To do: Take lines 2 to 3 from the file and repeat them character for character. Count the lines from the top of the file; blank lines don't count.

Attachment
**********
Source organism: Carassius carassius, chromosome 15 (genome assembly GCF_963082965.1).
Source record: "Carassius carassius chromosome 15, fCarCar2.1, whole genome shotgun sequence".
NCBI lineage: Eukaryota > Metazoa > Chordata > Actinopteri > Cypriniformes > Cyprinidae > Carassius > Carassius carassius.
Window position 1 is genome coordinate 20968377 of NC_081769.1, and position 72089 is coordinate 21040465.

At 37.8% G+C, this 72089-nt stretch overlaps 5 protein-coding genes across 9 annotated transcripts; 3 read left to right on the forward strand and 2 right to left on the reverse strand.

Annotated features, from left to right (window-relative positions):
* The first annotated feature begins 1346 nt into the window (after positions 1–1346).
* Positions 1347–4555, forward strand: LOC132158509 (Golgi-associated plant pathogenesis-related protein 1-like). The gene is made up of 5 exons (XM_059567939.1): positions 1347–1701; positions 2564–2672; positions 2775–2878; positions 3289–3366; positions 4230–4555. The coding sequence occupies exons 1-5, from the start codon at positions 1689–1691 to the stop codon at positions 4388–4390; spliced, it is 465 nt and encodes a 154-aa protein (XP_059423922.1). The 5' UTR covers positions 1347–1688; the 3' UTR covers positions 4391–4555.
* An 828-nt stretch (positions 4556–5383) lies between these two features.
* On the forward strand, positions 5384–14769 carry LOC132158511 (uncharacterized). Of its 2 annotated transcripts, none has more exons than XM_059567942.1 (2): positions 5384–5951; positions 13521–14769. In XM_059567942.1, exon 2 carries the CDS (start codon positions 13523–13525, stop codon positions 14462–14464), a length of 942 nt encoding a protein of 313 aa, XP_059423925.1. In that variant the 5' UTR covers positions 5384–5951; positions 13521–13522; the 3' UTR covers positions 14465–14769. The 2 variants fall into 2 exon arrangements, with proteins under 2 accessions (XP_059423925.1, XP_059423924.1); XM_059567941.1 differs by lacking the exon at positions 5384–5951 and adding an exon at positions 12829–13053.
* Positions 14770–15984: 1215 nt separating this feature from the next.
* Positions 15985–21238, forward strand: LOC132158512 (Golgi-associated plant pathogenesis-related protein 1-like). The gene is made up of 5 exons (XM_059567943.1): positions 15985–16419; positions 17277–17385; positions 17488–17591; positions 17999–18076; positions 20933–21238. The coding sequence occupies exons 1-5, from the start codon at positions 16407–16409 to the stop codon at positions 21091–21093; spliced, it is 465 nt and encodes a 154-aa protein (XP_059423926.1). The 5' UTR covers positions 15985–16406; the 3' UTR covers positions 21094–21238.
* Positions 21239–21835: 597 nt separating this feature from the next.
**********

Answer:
Source record: "Carassius carassius chromosome 15, fCarCar2.1, whole genome shotgun sequence".
NCBI lineage: Eukaryota > Metazoa > Chordata > Actinopteri > Cypriniformes > Cyprinidae > Carassius > Carassius carassius.